10 June 2008

The Belizean adventure

The first part of the vacation started out like many others with a plane ride. We had a split trip and stopped in Dallas for an overnight stay and a lovely respite with my travel companions' family. We enjoyed a wonderful evening with great food and wine and much laughter and departed the following morning for a quick flight to Belize City.

I was aware that there was a tropical depression lurking about the area, but we had received no travel warnings until we began our actual descent. The captain announced that there was heavy rain and turbulence... buckle up.

That was the beginning of an hour of anxiety. We made two passes over the airfield with the visibility of about 50 feet (the pilot could not see the landing strip--a potenial hazard.) The second pass was directly over but a couple of hundred feet too high. He then announced that we would ascend to a higher altitude and circle in hopes that the weather would clear.

We would then have enough fuel for one more try (gulp)and if that didn't work and would fly to CancĂșn for more fuel and try again. I don't know how much clearing there was, but he made one more attempt; which apparently gave him little better visibility-but was going too fast. At this point, the cabin became much quieter and the atmosphere, much more tense. I had confidence that the captain would not try anything silly, after all he had assured us that our safety was paramount, but we could see nothing but rain and wind and clouds.

He circled around for one more attempt and was miraculously able to make an amazing landing in some really crappy weather-- at which point the applause broke out.
Little did we know that this was really the beginning of a genuine 24-hour adventure.

After collecting our belongings, we discovered (not surprisingly). There were no more flights leaving for San Pedro. The simplest alternative was to choose a place to stay as close to the airport as possible. This happened to be "The Global Village". The hotel was only a few minutes away on some very flooded roads.
The building itself was a very blocky concrete edifice, without much endearing charm but very sturdy. I swore that it was a renovated hospital, judging by the size of the rooms,the linoleum floors and the bathroom shower which wide enough to accommodate a wheelchair. (We found later that it was only built three years ago, and served mostly as a hostel for local missionaries.)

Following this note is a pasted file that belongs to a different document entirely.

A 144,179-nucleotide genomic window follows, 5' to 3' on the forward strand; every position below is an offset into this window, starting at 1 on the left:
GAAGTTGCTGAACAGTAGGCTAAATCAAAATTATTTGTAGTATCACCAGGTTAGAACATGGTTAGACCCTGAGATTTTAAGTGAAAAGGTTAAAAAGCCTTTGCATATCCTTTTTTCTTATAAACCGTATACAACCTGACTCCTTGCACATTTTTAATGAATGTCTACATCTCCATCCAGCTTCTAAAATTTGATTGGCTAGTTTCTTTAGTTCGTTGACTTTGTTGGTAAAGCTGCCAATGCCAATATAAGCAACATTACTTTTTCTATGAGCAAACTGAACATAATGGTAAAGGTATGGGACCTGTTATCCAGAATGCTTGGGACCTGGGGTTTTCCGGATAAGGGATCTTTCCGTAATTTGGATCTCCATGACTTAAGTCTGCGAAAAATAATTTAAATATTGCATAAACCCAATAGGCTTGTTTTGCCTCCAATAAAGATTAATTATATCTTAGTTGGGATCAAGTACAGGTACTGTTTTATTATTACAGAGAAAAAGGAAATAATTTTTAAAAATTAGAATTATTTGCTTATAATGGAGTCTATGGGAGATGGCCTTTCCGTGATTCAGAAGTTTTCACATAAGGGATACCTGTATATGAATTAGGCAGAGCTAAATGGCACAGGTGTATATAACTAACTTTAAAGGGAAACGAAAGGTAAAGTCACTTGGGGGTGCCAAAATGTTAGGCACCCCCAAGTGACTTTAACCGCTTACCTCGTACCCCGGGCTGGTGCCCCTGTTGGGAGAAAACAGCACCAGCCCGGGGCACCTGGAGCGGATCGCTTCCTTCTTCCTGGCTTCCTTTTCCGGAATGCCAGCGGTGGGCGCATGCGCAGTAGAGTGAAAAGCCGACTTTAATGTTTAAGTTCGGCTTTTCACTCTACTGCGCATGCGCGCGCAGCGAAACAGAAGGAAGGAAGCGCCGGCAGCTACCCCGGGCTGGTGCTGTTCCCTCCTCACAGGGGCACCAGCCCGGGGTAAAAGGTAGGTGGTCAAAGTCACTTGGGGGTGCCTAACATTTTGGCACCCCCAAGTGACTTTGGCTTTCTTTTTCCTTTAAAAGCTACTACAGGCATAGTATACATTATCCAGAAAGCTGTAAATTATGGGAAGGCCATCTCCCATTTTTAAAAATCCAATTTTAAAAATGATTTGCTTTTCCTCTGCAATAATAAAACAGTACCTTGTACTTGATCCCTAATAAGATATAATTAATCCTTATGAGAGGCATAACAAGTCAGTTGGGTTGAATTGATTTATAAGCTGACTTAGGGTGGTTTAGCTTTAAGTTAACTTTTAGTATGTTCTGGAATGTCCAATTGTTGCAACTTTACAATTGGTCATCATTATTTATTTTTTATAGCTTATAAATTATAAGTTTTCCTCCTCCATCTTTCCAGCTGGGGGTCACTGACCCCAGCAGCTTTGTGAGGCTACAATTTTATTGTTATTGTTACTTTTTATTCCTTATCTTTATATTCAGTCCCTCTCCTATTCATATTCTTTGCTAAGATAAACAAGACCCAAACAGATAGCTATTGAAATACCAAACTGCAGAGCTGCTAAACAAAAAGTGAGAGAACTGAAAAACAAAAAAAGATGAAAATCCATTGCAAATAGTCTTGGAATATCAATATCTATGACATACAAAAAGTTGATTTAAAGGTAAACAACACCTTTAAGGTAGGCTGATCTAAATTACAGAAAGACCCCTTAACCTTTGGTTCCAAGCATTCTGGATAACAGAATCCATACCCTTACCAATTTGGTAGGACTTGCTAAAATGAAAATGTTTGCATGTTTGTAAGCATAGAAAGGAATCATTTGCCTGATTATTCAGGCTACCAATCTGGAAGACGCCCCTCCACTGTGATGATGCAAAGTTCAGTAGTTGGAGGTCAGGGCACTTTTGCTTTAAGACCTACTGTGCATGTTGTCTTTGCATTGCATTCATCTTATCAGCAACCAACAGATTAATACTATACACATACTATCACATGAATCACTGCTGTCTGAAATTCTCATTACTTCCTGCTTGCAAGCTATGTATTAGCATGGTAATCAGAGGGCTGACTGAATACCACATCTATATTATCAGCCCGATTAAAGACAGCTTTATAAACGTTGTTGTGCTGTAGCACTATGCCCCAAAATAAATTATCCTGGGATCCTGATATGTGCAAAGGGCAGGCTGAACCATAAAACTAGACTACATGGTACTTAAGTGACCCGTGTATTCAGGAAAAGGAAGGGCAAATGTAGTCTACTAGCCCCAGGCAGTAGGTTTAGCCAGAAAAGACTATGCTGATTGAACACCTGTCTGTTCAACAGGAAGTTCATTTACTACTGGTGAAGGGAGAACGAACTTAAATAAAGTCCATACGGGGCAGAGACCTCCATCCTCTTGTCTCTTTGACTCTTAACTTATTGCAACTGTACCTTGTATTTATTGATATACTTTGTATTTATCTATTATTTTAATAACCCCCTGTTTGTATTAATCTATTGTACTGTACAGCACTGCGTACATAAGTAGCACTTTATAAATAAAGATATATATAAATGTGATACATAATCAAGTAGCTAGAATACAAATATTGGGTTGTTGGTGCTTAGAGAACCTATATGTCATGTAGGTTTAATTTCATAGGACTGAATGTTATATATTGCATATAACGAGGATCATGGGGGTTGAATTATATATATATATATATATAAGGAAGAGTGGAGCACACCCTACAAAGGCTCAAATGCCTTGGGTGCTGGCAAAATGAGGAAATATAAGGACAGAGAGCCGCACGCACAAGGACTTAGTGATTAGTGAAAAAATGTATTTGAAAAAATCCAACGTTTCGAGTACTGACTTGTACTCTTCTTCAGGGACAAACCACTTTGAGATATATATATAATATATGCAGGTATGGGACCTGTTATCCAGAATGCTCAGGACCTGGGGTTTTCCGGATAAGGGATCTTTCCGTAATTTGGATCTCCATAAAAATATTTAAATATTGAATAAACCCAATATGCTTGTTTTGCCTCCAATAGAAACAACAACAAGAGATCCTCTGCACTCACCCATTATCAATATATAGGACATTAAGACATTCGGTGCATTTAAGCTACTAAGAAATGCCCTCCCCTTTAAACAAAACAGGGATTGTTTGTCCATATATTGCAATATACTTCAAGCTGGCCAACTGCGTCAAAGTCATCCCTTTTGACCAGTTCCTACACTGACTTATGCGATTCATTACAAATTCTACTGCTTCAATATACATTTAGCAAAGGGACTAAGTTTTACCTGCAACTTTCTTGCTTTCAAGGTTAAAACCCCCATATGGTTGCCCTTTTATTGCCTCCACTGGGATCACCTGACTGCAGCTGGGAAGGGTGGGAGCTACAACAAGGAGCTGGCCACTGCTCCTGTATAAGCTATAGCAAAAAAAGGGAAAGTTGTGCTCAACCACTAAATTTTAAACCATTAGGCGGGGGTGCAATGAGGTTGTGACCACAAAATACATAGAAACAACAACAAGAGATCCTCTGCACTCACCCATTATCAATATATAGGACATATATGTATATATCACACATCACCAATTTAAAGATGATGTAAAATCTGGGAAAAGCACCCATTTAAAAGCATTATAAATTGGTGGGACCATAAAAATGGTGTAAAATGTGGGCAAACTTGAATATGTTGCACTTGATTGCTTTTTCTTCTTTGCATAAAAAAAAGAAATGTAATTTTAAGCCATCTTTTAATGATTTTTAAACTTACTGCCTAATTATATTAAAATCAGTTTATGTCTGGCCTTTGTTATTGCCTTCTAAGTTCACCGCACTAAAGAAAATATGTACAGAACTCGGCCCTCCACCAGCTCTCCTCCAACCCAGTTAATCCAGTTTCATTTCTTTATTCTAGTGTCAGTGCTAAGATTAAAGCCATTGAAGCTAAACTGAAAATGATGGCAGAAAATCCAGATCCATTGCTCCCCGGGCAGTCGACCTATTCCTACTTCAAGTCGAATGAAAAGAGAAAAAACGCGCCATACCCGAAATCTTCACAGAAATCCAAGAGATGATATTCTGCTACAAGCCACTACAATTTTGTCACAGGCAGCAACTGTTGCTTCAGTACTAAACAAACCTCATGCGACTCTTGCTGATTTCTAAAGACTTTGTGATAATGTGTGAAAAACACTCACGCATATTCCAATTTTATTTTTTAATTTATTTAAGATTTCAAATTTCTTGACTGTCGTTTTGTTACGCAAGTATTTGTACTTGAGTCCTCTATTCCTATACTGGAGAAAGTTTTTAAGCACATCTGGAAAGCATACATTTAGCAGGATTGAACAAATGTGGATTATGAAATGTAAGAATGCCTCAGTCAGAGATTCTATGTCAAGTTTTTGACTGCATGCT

It appeared to be owned and operated by a large and busy Chinese family; dealing with a huge influx of unexpected guests. They provided us with a buffet supper(no resaurant-that was visible), which was interesting and tasty. The room was adequate and felt quite safe, especially when the storm reemerged that night and provided a spectacular show of thunder and lightning. The next morning we enjoyed our complementary breakfast of an egg on toast sandwich and a glass Tang. A quick trip to the airport and we were reunited with our fellow passengers, all of whom had discovered already that there were no planes flying in or out at the airport. The Tropic Air planes were all stranded in San Pedro because the airfield was underwater! The water taxi was not running because the seas were too dangerous.
Okay. Another unforeseen dilemma.
After much consideration, we decided to take a cab into Belize city, where at least, we might be able to walk around and see the sights. When we finally spoke to cabdriver he told us that downtown Belize city was also underwater.
Okay, regroup. He recommended a Best Western on the outskirts of the city. At that point, it seemed to be the most logical option.
The hotel was quite lovely, with a nice restaurant and pool. We checked in and after looking around a bit, sat down for a second breakfast (it was still only about 9:30 a.m.)Afterward we checked but the available computers were tied up.
The local news showed video of the devastation taking place in the southern half of the country. Entire areas were flooded, roads washed out, bridges destroyed and homes underwater. No time to complain, we were safe and dry.
After a couple of hours, we noticed that the hotel was significantly quieter and the lobby empty. Seemed that the planes were flying again. We hurriedly checked out-having paid for a night that we were not going to use-but were anxious to get to the airport. The first flight available was at three o'clock, and we notified Captain Morgan's of our arrival.

Since we were one of the last groups out, as usual, we had the pleasure of flying out on a six -seater. Extremely uncomfortable and awfully wiggly. I enjoy flying but that flight was a little bit questionable. After arriving safely, we were cabbed and boated to our final destination- paradise.

To be continued...


Wicked Thistle said...

What a daring time was had by all! Arthur be damned, the girls *will* get to their island! Great photo montage and highlights. Maybe the networks will work your story into the next episode of "Survivor?"

moi said...

Dang. You ladies will endure anything for a good drink on a tropical beach. I'm impressed.

Doris Rose said...

Hellfire, it was a damn fine Tropical Drink, too. Pina Colada!!

A.Fanny said...

Looks like it cleared up - I wanna hear the rest of the journey!

Kathleen said...

me too!

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